Every month, AudioFile Magazine reviewers and editors give Earphones Awards to the best audiobooks.
BookTrib, thanks to our new partnership with AudioFile, offers this month’s picks of the greatest titles – memoirs and bios first, some fiction, and a history book that reads like the best thriller. Don’t forget your earbuds.
By Leonard Cohen, read by Leonard Cohen
Leonard Cohen’s intimate, Eeyore-like voice is in resplendent display in his performance of this 2006 collection of poetry about sexual desire, getting older, and finding the truths in his everyday movements. It’s a pensive, quirky, endearing reading by the much-missed novelist, poet, and writer of such truths as “There is a crack in everything, that’s how the light gets in.”
The ease and agility of Richard Trinder’s narration welcomes listeners into this fascinating history of the library assembled by Columbus’s “natural” son, Hernando. Opening a unique window on the 16th century, the result is enlivened by Trinder’s ability with a range of languages and nomenclatures, and most wonderfully, through this book’s amazing lists and catalogs.
Kirsten Potter narrates this terrific biography of Sandra Day O’Conner, America’s first female Supreme Court justice, with a keenness that utterly engages. Thankfully, she does not try to sound like the famous people quoted throughout, but delineates clearly between text and quotation. Her interest in the O’Conner is audible, which adds to the enjoyment.
Actor Gary Sinese’s trademark warm, gruff voice perfectly suits his performance of his disarming new memoir. A practiced audiobook narrator, his pacing is superb, helping to draw listeners into a story that engages from the first words. It’s a unique story to which many will relate – the struggle to find his place in a career that did not come easily, and his current determination to give back to the men and women who serve in the U.S. military and to first responders like police and firefighters.
Rob Shapiro’s emotionally nuanced and intense narration of Nathan Englander’s marvelous new novel is a performance to visit and revisit. As the Pulitzer Prize finalist tells us about Larry, who chooses the easy way out of saying the mourner’s prayer for his dead father, we consider the meaning of love, obligation, faith, and history. The result brings much thought and delight.
Matthew Lloyd Davies offers a beautifully played, multi-voice performance of this satisfying new mystery series featuring Arthur Conan Doyle, forensic expert Joseph Bell (the model for Holmes), and crusading journalist Margaret Harkness. Holmes is on a writing break when Prime Minister Gladstone summons him to help track down Jack the Ripper. Holmes calls upon his colleagues and they’re off. After this let’s hope for another excellent installment with Davies playing everyone.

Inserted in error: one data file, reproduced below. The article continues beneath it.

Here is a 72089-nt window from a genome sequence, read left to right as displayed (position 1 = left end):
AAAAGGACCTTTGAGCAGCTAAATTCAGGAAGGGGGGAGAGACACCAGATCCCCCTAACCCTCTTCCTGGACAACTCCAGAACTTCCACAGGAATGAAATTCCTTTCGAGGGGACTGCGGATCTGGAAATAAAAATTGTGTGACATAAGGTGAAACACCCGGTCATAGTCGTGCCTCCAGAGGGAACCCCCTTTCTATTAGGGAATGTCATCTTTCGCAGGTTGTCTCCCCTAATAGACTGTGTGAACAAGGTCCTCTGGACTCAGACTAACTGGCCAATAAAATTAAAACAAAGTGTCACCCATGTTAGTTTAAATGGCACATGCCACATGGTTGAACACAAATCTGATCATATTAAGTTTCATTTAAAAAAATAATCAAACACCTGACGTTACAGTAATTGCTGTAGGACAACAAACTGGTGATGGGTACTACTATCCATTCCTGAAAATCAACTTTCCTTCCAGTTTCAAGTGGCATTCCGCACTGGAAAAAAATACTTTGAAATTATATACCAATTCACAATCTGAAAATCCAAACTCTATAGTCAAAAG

By Kwame Onwuachi, Joshua David Stein, read by Kwame Onwuachi
Chef Kwame Onwuachi is a natural story-teller and fine narrator, who brings engaging warmth and passion to his captivating account of growing up in the Bronx, the son of Nigerian immigrants, falling in love with food, and achieving that glittering dream – his own restaurant in the nation’s capital. Then it closes. Prepare to listen with an intensity that matches Onwuachi’s All-American story.
By Yrsa Sigurdardóttir, read by Lucy Patterson
Lucy Patterson manages to embody a wide range of Icelandic characters while also delivering a nuanced narration of this involving thriller-mystery in an attractive, crisply English accent. It’s a first-rate performance of the second in a fine new series featuring Detective Huldar and child psychologist Freyja. This book focuses on a string of murders somehow tied to a child’s letter in a bottle. The Scandinavian noir plot is lightened by glimpses of the main characters’ private lives.
A star performance by Kyf Brewer and Orlagh Cassidy should push this audiobook to the top of every thriller fan’s must-listen list. Brewer highlights series-star Amos Decker’s intensity and resolve as he works to discover whether he put away the correct killer years ago. Cassidy owns all the female characters, including Decker’s former partner, and astonishes with her pacing and real-life line-reading.
Edoardo Ballerini’s magnificent narration of Scibona’s remarkable new novel is a gift to listeners. He turns the kaleidoscopic saga into a fully accessible story. And what a story. Encompassing four generations of men related by blood or propinquity, it revolves an around Iowa farm boy who impulsively volunteers for the Vietnam War after a mild disagreement with his parents. From rural Iowa to Southeast Asia to Queens, New York, to New Mexico, Scibona and Ballerini take us on an immersive exploration of identity, love, and loss.